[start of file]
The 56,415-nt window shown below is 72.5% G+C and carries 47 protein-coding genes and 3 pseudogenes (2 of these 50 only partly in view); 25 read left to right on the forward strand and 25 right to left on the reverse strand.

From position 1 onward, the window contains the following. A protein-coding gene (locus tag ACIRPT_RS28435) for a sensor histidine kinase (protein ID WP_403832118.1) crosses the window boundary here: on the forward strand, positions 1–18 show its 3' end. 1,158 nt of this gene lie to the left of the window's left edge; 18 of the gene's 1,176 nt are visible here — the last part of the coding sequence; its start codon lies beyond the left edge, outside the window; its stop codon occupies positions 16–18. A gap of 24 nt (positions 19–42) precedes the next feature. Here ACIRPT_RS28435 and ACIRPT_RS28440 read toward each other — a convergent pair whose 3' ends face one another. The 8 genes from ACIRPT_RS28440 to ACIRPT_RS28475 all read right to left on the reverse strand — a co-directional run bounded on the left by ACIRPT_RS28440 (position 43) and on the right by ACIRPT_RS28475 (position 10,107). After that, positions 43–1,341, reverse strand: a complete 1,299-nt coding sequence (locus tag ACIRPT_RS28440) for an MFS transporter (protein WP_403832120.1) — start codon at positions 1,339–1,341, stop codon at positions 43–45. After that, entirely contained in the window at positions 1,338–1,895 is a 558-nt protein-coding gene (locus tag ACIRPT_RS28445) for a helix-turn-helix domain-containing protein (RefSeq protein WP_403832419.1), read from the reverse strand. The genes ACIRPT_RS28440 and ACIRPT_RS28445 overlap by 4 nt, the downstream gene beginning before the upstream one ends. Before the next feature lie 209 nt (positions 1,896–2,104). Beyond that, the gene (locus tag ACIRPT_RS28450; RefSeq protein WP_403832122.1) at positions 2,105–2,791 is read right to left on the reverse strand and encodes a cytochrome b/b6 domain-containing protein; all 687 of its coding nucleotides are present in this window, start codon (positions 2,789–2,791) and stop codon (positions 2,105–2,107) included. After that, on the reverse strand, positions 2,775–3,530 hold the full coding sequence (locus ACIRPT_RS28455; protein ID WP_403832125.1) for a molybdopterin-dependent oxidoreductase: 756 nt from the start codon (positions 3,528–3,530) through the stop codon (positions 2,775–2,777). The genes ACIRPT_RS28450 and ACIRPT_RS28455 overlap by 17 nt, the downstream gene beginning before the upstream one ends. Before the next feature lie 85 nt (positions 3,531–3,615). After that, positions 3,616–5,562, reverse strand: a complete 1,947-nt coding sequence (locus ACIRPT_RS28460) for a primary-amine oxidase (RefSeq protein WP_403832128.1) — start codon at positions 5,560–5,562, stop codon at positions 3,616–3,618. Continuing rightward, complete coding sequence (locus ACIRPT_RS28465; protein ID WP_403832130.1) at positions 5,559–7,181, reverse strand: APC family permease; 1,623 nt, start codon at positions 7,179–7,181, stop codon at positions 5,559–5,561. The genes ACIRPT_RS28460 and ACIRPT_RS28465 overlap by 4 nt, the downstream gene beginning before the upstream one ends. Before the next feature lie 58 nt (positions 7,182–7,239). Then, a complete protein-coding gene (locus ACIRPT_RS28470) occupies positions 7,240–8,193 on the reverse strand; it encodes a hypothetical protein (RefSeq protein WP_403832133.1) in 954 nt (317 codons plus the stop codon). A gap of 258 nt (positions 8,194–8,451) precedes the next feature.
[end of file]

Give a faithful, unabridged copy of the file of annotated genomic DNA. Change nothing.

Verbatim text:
The 56,415-nt window shown below is 72.5% G+C and carries 47 protein-coding genes and 3 pseudogenes (2 of these 50 only partly in view); 25 read left to right on the forward strand and 25 right to left on the reverse strand.

From position 1 onward, the window contains the following. A protein-coding gene (locus tag ACIRPT_RS28435) for a sensor histidine kinase (protein ID WP_403832118.1) crosses the window boundary here: on the forward strand, positions 1–18 show its 3' end. 1,158 nt of this gene lie to the left of the window's left edge; 18 of the gene's 1,176 nt are visible here — the last part of the coding sequence; its start codon lies beyond the left edge, outside the window; its stop codon occupies positions 16–18. A gap of 24 nt (positions 19–42) precedes the next feature. Here ACIRPT_RS28435 and ACIRPT_RS28440 read toward each other — a convergent pair whose 3' ends face one another. The 8 genes from ACIRPT_RS28440 to ACIRPT_RS28475 all read right to left on the reverse strand — a co-directional run bounded on the left by ACIRPT_RS28440 (position 43) and on the right by ACIRPT_RS28475 (position 10,107). After that, positions 43–1,341, reverse strand: a complete 1,299-nt coding sequence (locus tag ACIRPT_RS28440) for an MFS transporter (protein WP_403832120.1) — start codon at positions 1,339–1,341, stop codon at positions 43–45. After that, entirely contained in the window at positions 1,338–1,895 is a 558-nt protein-coding gene (locus tag ACIRPT_RS28445) for a helix-turn-helix domain-containing protein (RefSeq protein WP_403832419.1), read from the reverse strand. The genes ACIRPT_RS28440 and ACIRPT_RS28445 overlap by 4 nt, the downstream gene beginning before the upstream one ends. Before the next feature lie 209 nt (positions 1,896–2,104). Beyond that, the gene (locus tag ACIRPT_RS28450; RefSeq protein WP_403832122.1) at positions 2,105–2,791 is read right to left on the reverse strand and encodes a cytochrome b/b6 domain-containing protein; all 687 of its coding nucleotides are present in this window, start codon (positions 2,789–2,791) and stop codon (positions 2,105–2,107) included. After that, on the reverse strand, positions 2,775–3,530 hold the full coding sequence (locus ACIRPT_RS28455; protein ID WP_403832125.1) for a molybdopterin-dependent oxidoreductase: 756 nt from the start codon (positions 3,528–3,530) through the stop codon (positions 2,775–2,777). The genes ACIRPT_RS28450 and ACIRPT_RS28455 overlap by 17 nt, the downstream gene beginning before the upstream one ends. Before the next feature lie 85 nt (positions 3,531–3,615). After that, positions 3,616–5,562, reverse strand: a complete 1,947-nt coding sequence (locus ACIRPT_RS28460) for a primary-amine oxidase (RefSeq protein WP_403832128.1) — start codon at positions 5,560–5,562, stop codon at positions 3,616–3,618. Continuing rightward, complete coding sequence (locus ACIRPT_RS28465; protein ID WP_403832130.1) at positions 5,559–7,181, reverse strand: APC family permease; 1,623 nt, start codon at positions 7,179–7,181, stop codon at positions 5,559–5,561. The genes ACIRPT_RS28460 and ACIRPT_RS28465 overlap by 4 nt, the downstream gene beginning before the upstream one ends. Before the next feature lie 58 nt (positions 7,182–7,239). Then, a complete protein-coding gene (locus ACIRPT_RS28470) occupies positions 7,240–8,193 on the reverse strand; it encodes a hypothetical protein (RefSeq protein WP_403832133.1) in 954 nt (317 codons plus the stop codon). A gap of 258 nt (positions 8,194–8,451) precedes the next feature.